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Owning Up to Our Sexual Sin

with Barbara Wilson | June 22, 2010

Do you feel remorse over your sexual past? Barbara Wilson tells how she found forgiveness from past sexual sins, including an abortion, and how others like her are finding freedom as well, as they’ve faced their sins buried deep in the past.

Do you feel remorse over your sexual past? Barbara Wilson tells how she found forgiveness from past sexual sins, including an abortion, and how others like her are finding freedom as well, as they’ve faced their sins buried deep in the past.

Owning Up to Our Sexual Sin

With Barbara Wilson
|
June 22, 2010
| Download Transcript PDF

Bob:  Barbara Wilson looked back on her past with a lot of regret.  She had been sexually active prior to marriage.  She’d had an abortion; she’d been married and divorced.  For years she found herself in bondage to her past sins.

 

Barbara:  For 25 years I kept all of this a secret and I just tried to deal with it on my own.  I was asking God to forgive me over and over and over again.  I kept wondering why don’t I feel forgiven.  Why do I still trigger shame and regret and guilt? 

God showed me that my repentance in the past had been worldly.  It had been about me.  I just felt bad for what I’d done, and I wanted to feel better.  But, God wanted me to experience godly sorrow, and see it from His perspective.  Part of that process of godly sorrow is what led to real repentance which is what set me free from my shame and my pain.

 

Bob:  This is FamilyLife Today for Tuesday, June 22nd. Our host is the President of FamilyLife, Dennis Rainey and I'm Bob Lepine.  If you look back on your past with some regret over sexual sin, have you experienced godly sorrow that leads to real repentance?  We’re going to talk about what that means today. 

And welcome to FamilyLife Today, thanks for joining us.  I sometimes wish we could go back a hundred years and have a conversation with married couples, and just try to get a picture of what sexual intimacy was like for couples then.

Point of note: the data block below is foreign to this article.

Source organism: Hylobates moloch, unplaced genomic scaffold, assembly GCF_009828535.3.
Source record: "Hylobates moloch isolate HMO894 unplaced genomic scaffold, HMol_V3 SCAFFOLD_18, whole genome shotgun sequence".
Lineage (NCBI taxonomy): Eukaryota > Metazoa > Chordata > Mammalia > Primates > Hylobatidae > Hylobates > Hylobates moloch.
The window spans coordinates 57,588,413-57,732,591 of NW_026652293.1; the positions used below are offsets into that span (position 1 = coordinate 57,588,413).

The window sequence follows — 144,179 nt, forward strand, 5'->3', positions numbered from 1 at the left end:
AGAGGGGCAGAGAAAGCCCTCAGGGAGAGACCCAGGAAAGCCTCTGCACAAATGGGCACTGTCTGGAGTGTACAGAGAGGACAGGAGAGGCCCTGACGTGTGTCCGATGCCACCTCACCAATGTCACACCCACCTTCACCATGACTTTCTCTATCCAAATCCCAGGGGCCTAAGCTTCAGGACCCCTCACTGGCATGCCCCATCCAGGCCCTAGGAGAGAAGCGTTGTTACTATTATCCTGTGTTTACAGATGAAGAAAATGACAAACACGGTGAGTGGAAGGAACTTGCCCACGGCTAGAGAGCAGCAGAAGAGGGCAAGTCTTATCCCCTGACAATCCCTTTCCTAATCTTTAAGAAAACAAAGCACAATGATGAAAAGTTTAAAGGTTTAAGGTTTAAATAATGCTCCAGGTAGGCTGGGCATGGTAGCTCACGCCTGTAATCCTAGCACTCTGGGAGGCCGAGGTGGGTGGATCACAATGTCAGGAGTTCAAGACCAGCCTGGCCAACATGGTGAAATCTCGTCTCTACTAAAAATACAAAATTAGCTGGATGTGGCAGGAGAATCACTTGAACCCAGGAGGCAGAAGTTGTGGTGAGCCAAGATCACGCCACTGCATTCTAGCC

Dennis:  What issues they were facing.

Bob:  Yes. Whether the problems that many couples are experiencing when it comes to their sexual intimacy today, are vastly different than the problems that those couples faced a hundred years ago, or whether there are similarities.

 

Dennis:  Well, you remember a guest we had here on FamilyLife Today a number of years ago, Bob, who talked about what the Puritans did to help keep their sons and daughters pure.  I’m chuckling because of the visual nature of this.  But, they bundled them.  They wrapped them up in blankets.  The boy was mummified and so was the girl.  Then they’d leave them to have conversations.  Now think about that for a moment.

 

Bob:  I also remember that when those young people got married in those Puritan days, a part of the reception was for the boy and the girl to go up to the loft and come back down having consummated their marriage relationship.  Everybody knew who was downstairs eating the chicken wings or whatever they had at the reception, everybody knew what was going on and when they came down, everybody cheered for them. 

 

Barbara:  Talk about pressure. 

 

Bob:  A very different day than in our day.

 

Dennis:  No doubt about it, our day is one of sexual promotion, sexual promiscuity, sexual abuse, date rape.  I mean, there are just a number of traps impacting our young people today.

 

Bob:  I guess most people don’t have buffalo wings at the reception.  So… (laughs)

 

Dennis:  I was picturing buffalo wings with the Puritans. 

 

Bob:  I was just thinking of the ideal reception.  In my mind they’d have some buffalo wings.

 

Dennis:  I thought about asking you about buffalo wings and Puritans but you probably had some kind of inside track.  Well, let’s introduce our guest, Barbara Wilson on our broadcast today.  Barbara welcome back.

 

Barbara:  Thank you, great to be here.